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Why Ted Cruz and John Kasich’s #Kruzich Plan is Pointless

#Kruzich

Ted Cruz's chances are about as good as Bernie Sanders' at this point. (Nathan Congleton/Flickr)

At this stage in the Republican contest, Donald Trump has emerged as the clear front-runner. He cemented his delegate lead with a resounding win in the New York primary and followed his Empire State victory with another Super Tuesday sweep.

It seems impossible for either Ted Cruz or John Kasich to gain the 1,237 delegates necessary to win the Republican nomination at this point. Trump has steamrolled through election season as the dystopian supreme leader du jour.

Cue panic and apocalyptic hysteria throughout the Republican Party--and rightfully so. Trump is a once-in-a-lifetime candidate, a polarizing monstrosity who has emboldened xenophobes and white supremacists across the nation during his violent campaign rallies. He is a George Wallace for the new millennium, and he has unified sane men and women on both ends of the political spectrum with his crowd-inciting tactics and blasé re-tweeting of quotes by famous Fascist dictator Benito Mussolini.

Members of the Republican establishment are dismayed at his rise. Trump's blatantly bigoted rhetoric is apparently at odds with their brand of slow-burning systemic racism, sexism and homophobia (I’m talking the War on Drugs, the War on Gay Marriage, the War on Reproductive Rights, respectively).

Enter #Kruzich. Days after the New York primary, Lyin’ Ted and “1 for 38” John Kasich teamed up to stop the orange force that is Trump. The plan of attack? Kasich pulls of out Indiana to give Cruz votes, and Cruz returns the favor in New Mexico and Oregon. It is a last-ditch attempt to stop Trump, and one that reeks of desperation. One of Trump’s largest campaign talking points, in addition to walls and Muslim-bashing, is something along the lines of “Everyone is out to get me!” Cruz and Kasich’s new allegiance is fuel for the “Poor Trump” narrative.

If there are two things that Trump loves, however, it’s fighting back and saying people have “totally failed,” and he was quick to respond to the news of the Cruz-Kasich coalition:

“This horrible act of desperation, from two campaigns who have totally failed, makes me even more determined, for the good of the Republican Party and our country, to prevail!”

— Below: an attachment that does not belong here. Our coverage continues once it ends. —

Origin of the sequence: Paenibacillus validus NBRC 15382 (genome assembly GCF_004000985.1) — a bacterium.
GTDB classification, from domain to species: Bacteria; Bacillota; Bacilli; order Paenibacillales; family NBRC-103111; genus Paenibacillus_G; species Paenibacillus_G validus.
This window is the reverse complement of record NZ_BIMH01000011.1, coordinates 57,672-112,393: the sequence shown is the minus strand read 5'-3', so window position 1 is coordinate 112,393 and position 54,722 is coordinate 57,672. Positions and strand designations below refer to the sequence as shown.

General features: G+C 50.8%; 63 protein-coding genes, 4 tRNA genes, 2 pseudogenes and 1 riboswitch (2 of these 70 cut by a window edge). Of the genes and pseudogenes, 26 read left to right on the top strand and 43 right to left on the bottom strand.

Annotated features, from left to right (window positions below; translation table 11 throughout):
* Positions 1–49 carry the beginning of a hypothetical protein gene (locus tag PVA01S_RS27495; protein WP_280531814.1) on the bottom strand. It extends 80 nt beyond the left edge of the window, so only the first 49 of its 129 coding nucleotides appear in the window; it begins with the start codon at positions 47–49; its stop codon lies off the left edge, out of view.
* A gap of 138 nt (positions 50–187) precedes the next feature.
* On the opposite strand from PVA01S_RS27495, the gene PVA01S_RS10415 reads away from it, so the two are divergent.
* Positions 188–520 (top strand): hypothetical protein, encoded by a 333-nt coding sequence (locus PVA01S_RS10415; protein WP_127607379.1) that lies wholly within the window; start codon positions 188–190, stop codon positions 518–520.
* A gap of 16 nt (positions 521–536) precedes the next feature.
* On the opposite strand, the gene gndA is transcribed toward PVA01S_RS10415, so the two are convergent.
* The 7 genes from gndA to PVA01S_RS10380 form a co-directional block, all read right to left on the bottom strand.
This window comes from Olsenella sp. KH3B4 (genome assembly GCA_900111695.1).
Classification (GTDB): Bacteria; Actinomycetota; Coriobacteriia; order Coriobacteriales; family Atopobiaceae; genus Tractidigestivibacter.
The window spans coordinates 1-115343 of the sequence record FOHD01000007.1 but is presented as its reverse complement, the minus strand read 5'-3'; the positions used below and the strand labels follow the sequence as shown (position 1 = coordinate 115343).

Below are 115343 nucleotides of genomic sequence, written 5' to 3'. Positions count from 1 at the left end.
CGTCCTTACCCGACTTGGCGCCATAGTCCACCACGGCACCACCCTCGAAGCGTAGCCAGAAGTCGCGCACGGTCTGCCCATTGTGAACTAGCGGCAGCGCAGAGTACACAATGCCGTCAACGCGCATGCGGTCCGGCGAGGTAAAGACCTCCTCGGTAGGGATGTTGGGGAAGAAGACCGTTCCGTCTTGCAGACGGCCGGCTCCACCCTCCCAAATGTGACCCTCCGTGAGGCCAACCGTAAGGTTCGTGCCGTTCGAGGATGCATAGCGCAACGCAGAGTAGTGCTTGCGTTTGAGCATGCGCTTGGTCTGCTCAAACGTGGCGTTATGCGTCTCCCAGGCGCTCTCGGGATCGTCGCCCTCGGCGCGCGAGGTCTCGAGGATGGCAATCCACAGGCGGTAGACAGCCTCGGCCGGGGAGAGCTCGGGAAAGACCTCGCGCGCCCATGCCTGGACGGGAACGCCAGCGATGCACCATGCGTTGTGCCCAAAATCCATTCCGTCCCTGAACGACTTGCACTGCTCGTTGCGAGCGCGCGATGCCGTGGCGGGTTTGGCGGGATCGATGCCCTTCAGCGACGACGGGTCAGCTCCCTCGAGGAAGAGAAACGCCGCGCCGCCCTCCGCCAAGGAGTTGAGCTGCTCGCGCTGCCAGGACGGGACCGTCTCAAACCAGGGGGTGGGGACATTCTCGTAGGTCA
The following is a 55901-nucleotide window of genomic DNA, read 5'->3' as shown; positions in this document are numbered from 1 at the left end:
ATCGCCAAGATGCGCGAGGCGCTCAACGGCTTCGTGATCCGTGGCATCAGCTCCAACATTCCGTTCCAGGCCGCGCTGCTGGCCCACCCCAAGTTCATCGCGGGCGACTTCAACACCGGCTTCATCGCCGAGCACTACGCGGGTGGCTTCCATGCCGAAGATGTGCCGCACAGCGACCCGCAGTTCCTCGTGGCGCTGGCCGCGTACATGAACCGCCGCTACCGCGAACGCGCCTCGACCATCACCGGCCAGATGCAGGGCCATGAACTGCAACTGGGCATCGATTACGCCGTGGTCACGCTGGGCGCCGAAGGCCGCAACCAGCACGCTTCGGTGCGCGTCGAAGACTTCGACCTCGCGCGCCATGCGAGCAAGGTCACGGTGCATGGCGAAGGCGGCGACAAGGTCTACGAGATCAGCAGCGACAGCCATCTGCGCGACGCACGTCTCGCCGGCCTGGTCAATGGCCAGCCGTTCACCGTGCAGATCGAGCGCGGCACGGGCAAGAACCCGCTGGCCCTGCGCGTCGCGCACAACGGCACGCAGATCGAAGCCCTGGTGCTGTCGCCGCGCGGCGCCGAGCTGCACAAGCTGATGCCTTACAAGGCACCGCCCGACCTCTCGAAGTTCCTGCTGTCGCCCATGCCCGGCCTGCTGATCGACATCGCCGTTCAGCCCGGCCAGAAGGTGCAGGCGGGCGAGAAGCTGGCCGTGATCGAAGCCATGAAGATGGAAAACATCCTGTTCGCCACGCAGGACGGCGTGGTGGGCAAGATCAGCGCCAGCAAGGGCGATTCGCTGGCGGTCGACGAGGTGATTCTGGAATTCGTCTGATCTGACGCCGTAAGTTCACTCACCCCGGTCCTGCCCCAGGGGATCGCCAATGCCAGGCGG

#Kruzich seems unlikely to #StopTrump. A recent, frankly far more interesting, development in the Republican Primary is the fact that Kasich has finally earned his own Trump nickname, “1 for 38,” an allusion to Kasich's primary contest success rate (ouch).

I’m all for stopping Trump, but there is no lesser of two evils here (let's pretend #Kruzich is a two-headed monster, for argument's sake). Ted Cruz, the candidate with the second-highest amount of delegates, is just as terrifying a candidate as his nemesis. He keeps company with a number of charmingly homophobic pastors, such as Kevin Swanson, who introduced Cruz at a National Religious Liberties Conference in 2015 after screaming about murdering gay people. Seriously.

Then there is Tony Perkins, the head of Cruz’s anti-abortion coalition and noted homophobe. Or Christian Evangelist Mike Bickle, who once said that Jews who did not renounce their faith would be subjected to “hunters, and the most famous hunter in recent history is a man named Adolph Hitler.” Cruz gladly accepted an endorsement from the charming fellow. Ted Cruz keeps seriously disturbing company. Perhaps the biggest difference between Cruz and Trump is the fact that Trump makes better copy.

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Why Ted Cruz and John Kasich’s #Kruzich Plan is Pointless

Clementine Amidon

Clementine is a graduate of Mount Holyoke, where she studied English and French. Her writing has appeared in The Huffington Post, the New York Observer, USA Today, BUST, and Odyssey. Clementine is an undercover short story writer, and in her spare time she’s on a quest to craft the perfect tweet.

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